This isn’t the first instance where Grover has explored what he terms in one of the film’s songs as ‘Noodle sa dil’ (heart as fragile as a noodle). In 2015, in Neeraj Ghaywan’s “Masaan,” a film he co-wrote, the narrative commenced with Richa Chadha’s character, Devi, watching porn at an Allahabad cyber café, eventually attempting to replicate the scenes with her boyfriend in a hotel room. When confronted about her actions post her arrest, she attributes it to ‘jigyasa’ (curiosity). While “Masaan” serves as a cautionary tale where curiosity is penalized, “All India Rank” underscores the repercussions of suppressing sexual curiosity.

Vivek’s journey into adulthood unfolds in tandem with his parents’. Through this parallel narrative, Varun elucidates how the absence of sex education at home reverberates across generations, eventually affecting the parents themselves. Vivek’s voiceover sheds light on his parents’ vulnerabilities—his mother’s weakness for sweets and his father’s smoking habit. These coping mechanisms can be interpreted as substitutes for intimacy, given that their marital relationship appears devoid of physical affection. The father’s desperate attempts to quell his desires culminate in a suspension when he inadvertently involves a local politician in a controversial event during India’s 50th Independence Day celebrations. Meanwhile, the mother grapples with her own set of challenges.

She (Geeta Agarwal) struggles to articulate an incident where a young man uses lewd language (‘sex’) at her telephone booth. Incapable of verbalizing the word, she resorts to jotting down the three-letter term in a diary, eliciting a look of disgust from her husband. Mohit (Saadat Khan), whose name ironically translates to ‘tempted,’ lacks the means to satiate his sexual urges, much like Vivek. Unlike Vivek’s reliance on pulp magazines, Mohit engages in phone sex. Deprived of a personal cellphone, he frequents the booth to make unsolicited calls to women, engaging in explicit conversations under the guise of verifying ration card details. The scene where Mohit licks the phone receiver and clicks his tongue after being rebuffed by the woman offers a stark portrayal of sexual frustration among ‘90s adolescents.

Mohit’s choice of pseudonym is equally intriguing. Shawn Michaels, a prominent WWE wrestler from the ‘90s known as ‘the Heartbreak Kid,’ often proclaimed, “I’m just a sexy boy, not a boy toy.” For individuals like Mohit, WWE served as one of the few avenues for titillating content, featuring segments like the ‘Bra & Panties Match’ and the Kiss Cam, which encouraged audience members to engage in public displays of affection. Mohit’s scripted lines like, “I want to kiss you” or “I want to have sex with you” bear a borrowed quality, hinting at his emulation of Western media tropes. However, this emulation isn’t unique to Mohit but resonates with a broader cultural influence experienced by many during that era, courtesy of shows like “Baywatch” and “Sex and the City.”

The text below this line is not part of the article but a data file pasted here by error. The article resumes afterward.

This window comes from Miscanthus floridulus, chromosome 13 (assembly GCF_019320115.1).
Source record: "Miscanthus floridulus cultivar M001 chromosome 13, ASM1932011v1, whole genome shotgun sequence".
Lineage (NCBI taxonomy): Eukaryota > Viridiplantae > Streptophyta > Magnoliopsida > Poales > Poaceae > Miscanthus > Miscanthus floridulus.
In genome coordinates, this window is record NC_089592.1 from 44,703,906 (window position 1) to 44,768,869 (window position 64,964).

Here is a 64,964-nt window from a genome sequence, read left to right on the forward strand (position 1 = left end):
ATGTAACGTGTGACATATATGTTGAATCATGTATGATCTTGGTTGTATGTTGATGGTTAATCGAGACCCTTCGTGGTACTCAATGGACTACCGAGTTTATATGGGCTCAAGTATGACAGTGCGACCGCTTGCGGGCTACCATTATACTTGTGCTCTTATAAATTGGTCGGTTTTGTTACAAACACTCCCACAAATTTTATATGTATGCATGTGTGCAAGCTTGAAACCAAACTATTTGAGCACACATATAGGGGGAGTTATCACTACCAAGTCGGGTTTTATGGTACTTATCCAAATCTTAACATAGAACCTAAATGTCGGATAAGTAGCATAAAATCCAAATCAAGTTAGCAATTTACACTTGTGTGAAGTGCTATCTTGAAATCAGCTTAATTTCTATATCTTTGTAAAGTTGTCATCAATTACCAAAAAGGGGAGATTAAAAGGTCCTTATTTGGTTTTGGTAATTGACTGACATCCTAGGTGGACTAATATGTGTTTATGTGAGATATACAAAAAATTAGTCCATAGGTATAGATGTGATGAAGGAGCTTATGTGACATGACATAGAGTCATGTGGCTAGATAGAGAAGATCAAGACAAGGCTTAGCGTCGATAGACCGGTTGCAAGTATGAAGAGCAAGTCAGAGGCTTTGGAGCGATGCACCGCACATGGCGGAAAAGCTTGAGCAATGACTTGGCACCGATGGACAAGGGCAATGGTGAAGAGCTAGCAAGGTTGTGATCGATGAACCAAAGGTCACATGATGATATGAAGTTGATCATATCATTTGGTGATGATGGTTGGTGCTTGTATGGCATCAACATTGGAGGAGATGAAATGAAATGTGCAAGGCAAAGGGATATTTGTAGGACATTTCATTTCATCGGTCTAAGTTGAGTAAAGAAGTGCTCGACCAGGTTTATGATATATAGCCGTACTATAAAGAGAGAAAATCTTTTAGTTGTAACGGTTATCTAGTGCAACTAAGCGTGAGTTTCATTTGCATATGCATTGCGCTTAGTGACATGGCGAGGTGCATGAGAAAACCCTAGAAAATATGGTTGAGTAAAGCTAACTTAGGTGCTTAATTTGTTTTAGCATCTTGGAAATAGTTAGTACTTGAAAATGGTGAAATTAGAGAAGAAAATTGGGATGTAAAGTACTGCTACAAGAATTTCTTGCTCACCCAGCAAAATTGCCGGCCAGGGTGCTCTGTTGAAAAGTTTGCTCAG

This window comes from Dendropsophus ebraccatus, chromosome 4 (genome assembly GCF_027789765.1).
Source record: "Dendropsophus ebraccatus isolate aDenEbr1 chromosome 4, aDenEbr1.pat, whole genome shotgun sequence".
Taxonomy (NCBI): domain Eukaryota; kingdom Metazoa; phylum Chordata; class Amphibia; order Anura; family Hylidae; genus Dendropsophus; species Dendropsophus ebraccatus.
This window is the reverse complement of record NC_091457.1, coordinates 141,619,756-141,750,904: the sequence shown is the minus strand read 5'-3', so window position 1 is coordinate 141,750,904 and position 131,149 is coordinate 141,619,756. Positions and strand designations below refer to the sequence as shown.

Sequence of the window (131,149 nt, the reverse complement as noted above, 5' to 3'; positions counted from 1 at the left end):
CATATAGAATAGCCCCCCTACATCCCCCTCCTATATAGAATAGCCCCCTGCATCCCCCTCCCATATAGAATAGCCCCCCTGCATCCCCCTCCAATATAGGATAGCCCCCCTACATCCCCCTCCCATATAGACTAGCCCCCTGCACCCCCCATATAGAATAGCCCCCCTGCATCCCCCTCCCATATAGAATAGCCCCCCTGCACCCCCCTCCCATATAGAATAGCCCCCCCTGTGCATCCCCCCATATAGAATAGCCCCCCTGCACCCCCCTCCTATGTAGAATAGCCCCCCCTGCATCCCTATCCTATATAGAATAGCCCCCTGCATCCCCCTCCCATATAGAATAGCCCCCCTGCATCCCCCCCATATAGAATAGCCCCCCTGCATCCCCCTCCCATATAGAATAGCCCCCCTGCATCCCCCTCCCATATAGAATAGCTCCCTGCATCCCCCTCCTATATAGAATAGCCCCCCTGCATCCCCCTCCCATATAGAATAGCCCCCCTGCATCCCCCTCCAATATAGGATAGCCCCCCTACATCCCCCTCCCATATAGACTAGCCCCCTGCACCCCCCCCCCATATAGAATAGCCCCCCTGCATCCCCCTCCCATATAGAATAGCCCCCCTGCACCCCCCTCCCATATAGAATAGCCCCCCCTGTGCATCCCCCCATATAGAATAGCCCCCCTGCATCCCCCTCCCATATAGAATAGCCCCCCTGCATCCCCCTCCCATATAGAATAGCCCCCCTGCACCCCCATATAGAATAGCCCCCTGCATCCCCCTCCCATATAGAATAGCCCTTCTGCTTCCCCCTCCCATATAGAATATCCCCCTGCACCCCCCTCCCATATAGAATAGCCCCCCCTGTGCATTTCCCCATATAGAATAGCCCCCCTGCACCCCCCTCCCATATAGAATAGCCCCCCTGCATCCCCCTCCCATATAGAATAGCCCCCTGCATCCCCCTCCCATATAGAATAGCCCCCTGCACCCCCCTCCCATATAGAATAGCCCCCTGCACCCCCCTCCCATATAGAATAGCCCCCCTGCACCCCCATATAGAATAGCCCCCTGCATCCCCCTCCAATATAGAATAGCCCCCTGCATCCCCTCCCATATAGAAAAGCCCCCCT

The narrative retains a lighthearted tone until Mohit is barred from using the phone booth by Vivek’s father. Subsequently, Mohit channels his pent-up sexual frustration into acts of aggression, targeting Vivek’s mother by splashing water on her and hurling stones at their window. While she recoils in horror, she fails to recognize how the absence of open dialogue on sexuality (or her reluctance to broach the subject with her husband) perpetuates this cycle. She tentatively holds her husband accountable for prioritizing his son’s obedience over ensuring her safety, yearning for him to embody the fictional superhero Shaktimaan, when in reality, he resembles Gangadhar Shastri.

The father undergoes a transformation upon discovering that the brazen and unapologetic Mohit is a student at IIT Kanpur. It is at this juncture that “All India Rank” transcends its facade as an IIT aspirant tale to emerge as a poignant satire on sex education. The film eschews the conventional trappings of a typical IIT-centric narrative in favor of emphasizing the importance of self-discovery. While a more direct and urgent approach in conveying its message would have been welcomed, the film refrains from conforming to the conventional tropes, interspersing profound insights with clever analogies, such as the reference to Princess Diana: “Sundar thi wo. Sundar logo ko zyada der jeene nahi dete.” (“She was beautiful. Beautiful people are not allowed to live long.”) “All India Rank” may not epitomize aesthetic perfection, but it certainly promises enduring delight.